Police reopen inquiries into string of sex crimes as pensioner is jailed for murdering boy in 1968

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The Independent Online

A pensioner thought to be one of Britain's most dangerous paedophiles was jailed for life yesterday after pleading guilty to murdering a schoolboy 33 years ago.

After the conviction of Brian Field, 65, the police plan to re-examine dozens of cases of missing children and unsolved sex attacks.

Field, a former farm labourer from Solihull, near Birmingham, admitted at the Old Bailey yesterday that he abducted, raped and strangled Roy Tutill, 14, in 1968. The boy had been hitchhiking home from school in Surrey so he could save his bus fare towards a new bicycle.

Field, a loner with a series of previous convictions for attacking boys, is believed to have been one of Britain's most active paedophiles. He was only caught after being stopped by police for drink-driving and his DNA was put on file, allowing detectives reviewing the Tutill case to link him to the murder.

Sentencing Field, Judge Gordon said: "Advances in modern science techniques have led to your conviction, and stand as a warning that there are few, if any, hiding places for sexual and violent criminals from modern techniques."

The conviction has led West Midlands Police to reopen an inquiry into the death of 15-year-old Mark Billington, who was found hanged from a tree seven miles from his home in Meriden, near Solihull, in 1984. His parents have always maintained that he was murdered. Detectives are also examining the disappearances of David Spencer, 13, and Patrick Warren, 11, who were last seen in Chelmsley Wood, near Field's home, on Boxing Day 1996. It had been thought that they had run away.

Roy Tutill went missing shortly after leaving school on 23 April 1968 at 3.30pm. He boarded a bus with friends for the start of his 15-mile journey home, but got off to hitchhike. He was last seen trying to get a ride at Chessington, close to his home in the village of Brockham Green, near Dorking. His body was discovered nearby in a copse at Mickleham, Surrey, three days later.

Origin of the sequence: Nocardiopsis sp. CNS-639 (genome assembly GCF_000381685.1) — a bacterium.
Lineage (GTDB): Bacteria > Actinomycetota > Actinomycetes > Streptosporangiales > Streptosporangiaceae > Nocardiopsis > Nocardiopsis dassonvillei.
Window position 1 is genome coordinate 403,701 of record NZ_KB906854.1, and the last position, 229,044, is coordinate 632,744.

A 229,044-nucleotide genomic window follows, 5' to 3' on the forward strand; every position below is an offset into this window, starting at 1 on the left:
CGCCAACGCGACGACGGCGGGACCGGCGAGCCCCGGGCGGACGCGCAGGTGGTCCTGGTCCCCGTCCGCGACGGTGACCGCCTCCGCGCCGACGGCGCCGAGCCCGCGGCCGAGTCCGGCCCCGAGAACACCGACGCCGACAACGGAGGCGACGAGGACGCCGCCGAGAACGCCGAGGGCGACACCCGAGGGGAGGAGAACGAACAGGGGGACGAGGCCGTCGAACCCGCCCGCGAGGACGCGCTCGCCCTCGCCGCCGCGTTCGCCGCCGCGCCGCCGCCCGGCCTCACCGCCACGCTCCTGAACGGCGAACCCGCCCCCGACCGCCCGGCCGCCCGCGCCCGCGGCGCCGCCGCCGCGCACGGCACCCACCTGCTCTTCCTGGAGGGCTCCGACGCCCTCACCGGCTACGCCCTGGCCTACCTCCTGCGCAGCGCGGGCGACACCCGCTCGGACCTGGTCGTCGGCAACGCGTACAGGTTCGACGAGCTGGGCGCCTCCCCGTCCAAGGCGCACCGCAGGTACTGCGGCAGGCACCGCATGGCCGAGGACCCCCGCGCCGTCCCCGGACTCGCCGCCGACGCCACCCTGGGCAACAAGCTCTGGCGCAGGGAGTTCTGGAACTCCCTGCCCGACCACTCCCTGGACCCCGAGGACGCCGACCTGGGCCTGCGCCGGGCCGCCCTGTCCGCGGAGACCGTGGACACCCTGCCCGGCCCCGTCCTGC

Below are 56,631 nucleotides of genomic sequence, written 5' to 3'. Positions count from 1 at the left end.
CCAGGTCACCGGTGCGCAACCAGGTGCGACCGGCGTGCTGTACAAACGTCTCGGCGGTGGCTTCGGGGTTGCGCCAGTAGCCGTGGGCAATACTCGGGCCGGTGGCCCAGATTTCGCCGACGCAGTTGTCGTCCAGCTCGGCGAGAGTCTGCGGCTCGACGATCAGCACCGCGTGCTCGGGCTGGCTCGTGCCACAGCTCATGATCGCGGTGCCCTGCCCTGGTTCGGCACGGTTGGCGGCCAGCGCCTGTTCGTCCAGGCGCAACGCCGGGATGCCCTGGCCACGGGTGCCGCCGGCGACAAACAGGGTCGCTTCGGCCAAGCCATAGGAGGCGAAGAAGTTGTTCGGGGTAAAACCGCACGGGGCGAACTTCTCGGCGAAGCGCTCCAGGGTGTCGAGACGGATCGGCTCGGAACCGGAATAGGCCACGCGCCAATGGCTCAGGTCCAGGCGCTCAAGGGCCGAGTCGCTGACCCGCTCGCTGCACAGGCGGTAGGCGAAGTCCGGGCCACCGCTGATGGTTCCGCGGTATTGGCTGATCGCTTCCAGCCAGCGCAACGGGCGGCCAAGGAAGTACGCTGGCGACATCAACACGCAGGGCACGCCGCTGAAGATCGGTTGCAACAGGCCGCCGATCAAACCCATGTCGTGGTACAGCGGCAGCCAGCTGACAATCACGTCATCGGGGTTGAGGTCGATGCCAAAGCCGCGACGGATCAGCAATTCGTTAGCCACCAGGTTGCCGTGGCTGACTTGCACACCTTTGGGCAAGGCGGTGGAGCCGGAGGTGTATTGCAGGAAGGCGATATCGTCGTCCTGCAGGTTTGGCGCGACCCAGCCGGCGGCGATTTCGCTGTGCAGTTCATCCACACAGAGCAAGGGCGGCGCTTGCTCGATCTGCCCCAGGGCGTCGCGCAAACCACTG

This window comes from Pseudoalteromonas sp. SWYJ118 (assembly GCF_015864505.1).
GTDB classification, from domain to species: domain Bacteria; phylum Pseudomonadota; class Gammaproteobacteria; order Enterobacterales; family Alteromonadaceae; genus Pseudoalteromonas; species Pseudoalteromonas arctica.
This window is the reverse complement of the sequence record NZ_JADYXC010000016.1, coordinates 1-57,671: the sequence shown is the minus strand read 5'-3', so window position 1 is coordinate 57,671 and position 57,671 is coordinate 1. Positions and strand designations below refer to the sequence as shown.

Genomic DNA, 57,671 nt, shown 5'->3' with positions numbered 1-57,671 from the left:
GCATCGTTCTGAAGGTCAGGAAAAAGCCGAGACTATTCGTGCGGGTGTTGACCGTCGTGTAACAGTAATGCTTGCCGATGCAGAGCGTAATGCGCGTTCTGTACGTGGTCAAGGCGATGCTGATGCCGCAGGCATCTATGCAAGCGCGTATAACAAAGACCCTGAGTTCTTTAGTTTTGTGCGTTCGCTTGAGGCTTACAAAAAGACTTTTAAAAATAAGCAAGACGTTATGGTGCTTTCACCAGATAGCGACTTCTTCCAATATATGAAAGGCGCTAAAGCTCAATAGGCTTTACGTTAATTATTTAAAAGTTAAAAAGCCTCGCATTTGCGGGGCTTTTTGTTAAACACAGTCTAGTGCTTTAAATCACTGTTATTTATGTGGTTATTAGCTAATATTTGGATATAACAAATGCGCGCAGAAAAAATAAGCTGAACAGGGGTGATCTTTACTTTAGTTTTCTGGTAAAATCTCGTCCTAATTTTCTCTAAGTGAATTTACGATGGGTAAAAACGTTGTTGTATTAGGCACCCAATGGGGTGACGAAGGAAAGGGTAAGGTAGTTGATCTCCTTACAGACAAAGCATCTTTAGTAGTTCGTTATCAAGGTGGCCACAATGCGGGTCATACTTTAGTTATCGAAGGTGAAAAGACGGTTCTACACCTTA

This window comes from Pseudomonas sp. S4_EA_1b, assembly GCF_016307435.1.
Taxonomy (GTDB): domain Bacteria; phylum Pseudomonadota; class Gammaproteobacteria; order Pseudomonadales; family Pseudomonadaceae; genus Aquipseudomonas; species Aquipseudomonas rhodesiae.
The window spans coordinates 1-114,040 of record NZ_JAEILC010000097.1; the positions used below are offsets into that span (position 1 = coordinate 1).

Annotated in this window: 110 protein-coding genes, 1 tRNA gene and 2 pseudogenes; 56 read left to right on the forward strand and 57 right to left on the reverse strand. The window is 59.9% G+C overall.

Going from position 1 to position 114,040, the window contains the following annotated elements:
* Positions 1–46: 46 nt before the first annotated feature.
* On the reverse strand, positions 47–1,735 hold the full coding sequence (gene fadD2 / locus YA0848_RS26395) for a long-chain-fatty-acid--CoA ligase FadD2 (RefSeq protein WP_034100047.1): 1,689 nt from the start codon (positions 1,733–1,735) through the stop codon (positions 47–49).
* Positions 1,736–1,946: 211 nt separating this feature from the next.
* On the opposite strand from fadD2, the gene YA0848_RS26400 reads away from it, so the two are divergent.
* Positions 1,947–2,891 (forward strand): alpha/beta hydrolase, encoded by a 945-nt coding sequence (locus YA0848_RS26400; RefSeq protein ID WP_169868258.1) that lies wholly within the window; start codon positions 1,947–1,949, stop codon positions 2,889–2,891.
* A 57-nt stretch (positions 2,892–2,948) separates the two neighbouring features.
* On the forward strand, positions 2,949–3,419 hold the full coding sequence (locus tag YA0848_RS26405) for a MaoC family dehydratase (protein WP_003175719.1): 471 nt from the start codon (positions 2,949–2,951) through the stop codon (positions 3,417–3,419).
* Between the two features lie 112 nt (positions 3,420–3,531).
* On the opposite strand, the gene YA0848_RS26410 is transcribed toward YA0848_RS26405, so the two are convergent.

Some 2,000 witness statements were taken and a number of suspects interviewed in an extensive murder hunt, but it seemed the case would remain unsolved. Roy's father died two years after the murder, and his mother died in 1996.

In 1991, Roy's clothes were tested by forensic scientists but it was not until earlier this year that advanced techniques produced a DNA sample.

Field was arrested on 22 February this year after the routine sample he provided in 1999 for a drink-driving offence was fed into the national DNA database and found to match the sample taken from Roy's clothing. After his arrest, Field confessed to killing Roy with a rope and keeping the body in the boot of his car, a white Mini, before dumping it.

Roy's aunt, Monique Guerin, said: "Justice has been done at last. It is a shame Roy's parents had to go to their graves not knowing justice has been done."

Detectives are waiting to interview Field about what are thought to be scores of unsolved cases involving sex attacks and dozens of children who went missing.

Field, who travelled the country as an agricultural machinery mechanic, was interviewed about Roy's murder in 1972 but could not be linked to the crime. In the same year he was jailed in Aberdeenshire for attacking a 14-year-old boy and indecently assaulting him.

After Field's marriage failed a few years later, he moved to Birmingham. In 1986, he was jailed for four years for abducting two boys aged 13 and 16.

Field was questioned by police this year about two unsolved crimes – an assault on a seven-year-old boy on the M4 in 1998 and an attempted assault on a 14-year-old boy in Surrey in 1999.

Det Ch Supt David Cook said: "When you take into account his previous criminal history, it leaves you in no doubt what a danger he poses ... It gives me a great sense of relief to know that Field will never be released and, because of his age, will surely die in prison."